I don't know what the OPs misconduct allegations amount to - but often in similar cases (and I am working in the dark on guess work from what has been written here) a staff member with a greivance, valid or not, may end up with allegations of misconduct for not following the schools, or local authority policy or greivance procedure, but instead say, going direct to the press or similar, thus throwing the focus onto their misconduct rather than addressing the issue they wanted to raise.
     
  7. I see - so in other words the grievance the member of staff takes in itself shouldn't lead to allegations of misconduct?
    I've been advised against taking out a grievance and that's fine but it does seem that therefore there are really no other options as all the options assume you are dealing with reasonable kind people who don't want to set you up to fail.
     
  8. DaisysLot

    DaisysLot Senior commenter

    The nature of a 'grievance' is that you are effectively shining a bright spotlight on something you feel is being done wrong, or someone who is doing something wrong or incorrectly. My advice to anyone considering taking out a grievance procedure is to make sure that they are squeaky clean themselves - because indeed raising a grievance against someone else will result in spotlights falling on you. In simple terms, if you are in the glass house, don't throw the stones...

    Not raising a grievance correctly or going through the correct channels can indeed result in allegations of misconduct.
     
  9. Thanks for replies guys. Happyrabbit knows this experience and I believe it needs to be understtod that bullying in the teaching profession is not just about incidents behind a closed door involving small groups of people. In teaching, it can start to extend to a much wider and more public domain. Withdrawal of support and humiliation is being carried out in front of a large audience. This creates potential for the teacher to become a target, not just for SLT, but other colleagues, parents and pupils in the classroom, particularly if they feel under pressure or are so disposed. It is indeed stressful and can involve character assassination. In my situation I was so stressed after yet another occasion of being publicly criticised and not supported, I was sent to OH. My doctor insisted a meeting about incidents of bullying with my union and the school, because there was nothing else wrong with my health. The union required that I write an account of all previous incidents which I duly did. When we eventually had a meeting, with the union apparently reluctant to attend, the rep suggested I hand this document to the managers of the situation. It was a spur of the moment suggestion and I did it in good faith. It was not a grievance at that time. Soon afterwards the allegations started. Later when it got to a disciplinary hearing, I wanted to include the document ( of notes actually!) as a grievance. The union would not support it and have never explained to me why. Before appealing against the dismissal, I decided to submit the grievance which I did without guidance.. Although the grievance was acknowledged, it has been ignored and the union still also ignores the fact that the school fail to provide a response. As I pointed out in previous entry, the union supports a claim for unfair dismissal but will not let me put forward my own witness statement. One explanation I have had is that a claim about bullying needs to be a collective response involving several employees, if it is to go anywhere. Initially I appeared to be an isolated victim, but it later transpires that others have come forward with complaints ( not to the union) and the school has been forced to change it's policy regarding pupil discipline and staff support. I believe this vindicates my grievance and reason I had for putting it forward. I don't understand the unions position. I don't think it should be ignored and believe it is an important part of my witness statement. Thanks Daisylot, you seem to have experience in this area and your advice is appreciated.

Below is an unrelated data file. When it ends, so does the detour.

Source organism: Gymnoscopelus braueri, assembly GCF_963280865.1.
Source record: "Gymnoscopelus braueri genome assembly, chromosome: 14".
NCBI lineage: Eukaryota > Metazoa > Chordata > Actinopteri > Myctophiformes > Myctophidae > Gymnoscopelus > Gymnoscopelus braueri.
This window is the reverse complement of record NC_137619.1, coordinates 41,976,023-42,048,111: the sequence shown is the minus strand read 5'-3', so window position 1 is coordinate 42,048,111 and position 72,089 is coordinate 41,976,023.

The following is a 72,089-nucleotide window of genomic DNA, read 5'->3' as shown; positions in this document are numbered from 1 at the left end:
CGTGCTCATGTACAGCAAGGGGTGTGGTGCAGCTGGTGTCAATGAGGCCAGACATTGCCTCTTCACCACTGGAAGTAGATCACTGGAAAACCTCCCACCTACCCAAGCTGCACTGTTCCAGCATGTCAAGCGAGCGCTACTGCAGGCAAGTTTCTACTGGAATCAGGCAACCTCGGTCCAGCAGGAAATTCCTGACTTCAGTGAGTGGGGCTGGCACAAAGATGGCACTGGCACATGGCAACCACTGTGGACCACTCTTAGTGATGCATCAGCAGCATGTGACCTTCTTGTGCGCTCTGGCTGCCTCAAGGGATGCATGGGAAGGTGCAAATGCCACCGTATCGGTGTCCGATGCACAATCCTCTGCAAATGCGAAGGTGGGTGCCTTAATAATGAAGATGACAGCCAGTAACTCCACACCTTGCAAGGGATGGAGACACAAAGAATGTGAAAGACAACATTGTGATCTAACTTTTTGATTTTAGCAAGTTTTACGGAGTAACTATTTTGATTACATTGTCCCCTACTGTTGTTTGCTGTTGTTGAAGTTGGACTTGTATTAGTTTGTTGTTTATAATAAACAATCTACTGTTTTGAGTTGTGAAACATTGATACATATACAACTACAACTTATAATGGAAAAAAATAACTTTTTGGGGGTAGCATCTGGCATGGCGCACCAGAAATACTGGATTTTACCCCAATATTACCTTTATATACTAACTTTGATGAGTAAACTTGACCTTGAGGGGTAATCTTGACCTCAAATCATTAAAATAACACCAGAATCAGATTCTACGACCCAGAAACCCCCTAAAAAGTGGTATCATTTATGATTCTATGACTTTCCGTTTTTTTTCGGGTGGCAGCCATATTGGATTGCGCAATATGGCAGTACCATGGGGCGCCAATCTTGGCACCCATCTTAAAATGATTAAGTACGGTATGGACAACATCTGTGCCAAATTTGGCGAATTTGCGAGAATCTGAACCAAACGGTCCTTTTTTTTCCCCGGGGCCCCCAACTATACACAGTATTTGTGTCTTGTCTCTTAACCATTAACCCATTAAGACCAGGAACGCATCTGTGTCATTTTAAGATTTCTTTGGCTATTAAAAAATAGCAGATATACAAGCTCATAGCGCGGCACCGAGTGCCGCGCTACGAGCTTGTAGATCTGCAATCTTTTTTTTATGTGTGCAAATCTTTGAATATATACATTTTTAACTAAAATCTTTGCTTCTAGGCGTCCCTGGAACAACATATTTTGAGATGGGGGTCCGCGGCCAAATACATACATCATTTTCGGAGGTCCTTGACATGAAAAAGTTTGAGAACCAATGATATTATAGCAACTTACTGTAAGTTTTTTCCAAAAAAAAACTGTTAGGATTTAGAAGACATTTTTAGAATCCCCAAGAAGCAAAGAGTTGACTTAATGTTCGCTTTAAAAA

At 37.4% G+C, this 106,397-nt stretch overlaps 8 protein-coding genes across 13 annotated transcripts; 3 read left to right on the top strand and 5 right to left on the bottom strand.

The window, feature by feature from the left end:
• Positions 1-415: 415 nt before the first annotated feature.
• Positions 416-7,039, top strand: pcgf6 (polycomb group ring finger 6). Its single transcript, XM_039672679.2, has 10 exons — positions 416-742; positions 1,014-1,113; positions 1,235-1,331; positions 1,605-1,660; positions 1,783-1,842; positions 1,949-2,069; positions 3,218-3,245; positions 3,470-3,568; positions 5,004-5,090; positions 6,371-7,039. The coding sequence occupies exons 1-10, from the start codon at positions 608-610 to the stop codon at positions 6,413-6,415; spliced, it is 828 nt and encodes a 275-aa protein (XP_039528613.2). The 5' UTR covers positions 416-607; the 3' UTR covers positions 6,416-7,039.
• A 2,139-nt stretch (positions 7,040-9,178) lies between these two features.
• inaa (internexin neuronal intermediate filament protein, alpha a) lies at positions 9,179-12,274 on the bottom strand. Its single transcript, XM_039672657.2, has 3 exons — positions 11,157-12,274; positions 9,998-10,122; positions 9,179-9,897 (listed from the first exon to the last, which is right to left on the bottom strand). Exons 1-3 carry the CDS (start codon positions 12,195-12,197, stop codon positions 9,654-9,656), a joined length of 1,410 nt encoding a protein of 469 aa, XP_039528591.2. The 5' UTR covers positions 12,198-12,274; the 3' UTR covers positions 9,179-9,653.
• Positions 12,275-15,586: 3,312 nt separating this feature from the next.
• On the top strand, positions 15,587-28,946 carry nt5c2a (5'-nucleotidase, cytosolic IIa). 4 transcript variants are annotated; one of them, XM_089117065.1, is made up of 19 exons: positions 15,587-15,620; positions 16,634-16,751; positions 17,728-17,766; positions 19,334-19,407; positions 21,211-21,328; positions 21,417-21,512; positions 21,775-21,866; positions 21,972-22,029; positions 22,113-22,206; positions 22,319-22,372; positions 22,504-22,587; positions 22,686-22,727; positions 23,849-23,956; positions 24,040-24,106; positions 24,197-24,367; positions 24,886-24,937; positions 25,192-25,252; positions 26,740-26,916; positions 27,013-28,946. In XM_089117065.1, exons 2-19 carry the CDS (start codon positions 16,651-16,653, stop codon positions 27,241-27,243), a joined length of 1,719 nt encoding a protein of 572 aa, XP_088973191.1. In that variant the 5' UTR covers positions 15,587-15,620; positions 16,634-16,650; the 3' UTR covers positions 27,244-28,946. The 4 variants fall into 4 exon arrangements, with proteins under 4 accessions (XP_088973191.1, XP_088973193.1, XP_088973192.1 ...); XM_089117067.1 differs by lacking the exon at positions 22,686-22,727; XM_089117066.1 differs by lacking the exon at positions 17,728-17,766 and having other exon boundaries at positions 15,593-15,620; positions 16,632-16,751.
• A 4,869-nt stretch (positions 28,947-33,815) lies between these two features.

10. Gardening Leaves

    Gardening Leaves New commenter

    I have information to add to this thread. Unfortunately OH is working on the PC and I can't answer on a smartphone. Will respond when I am able tomorrow morning.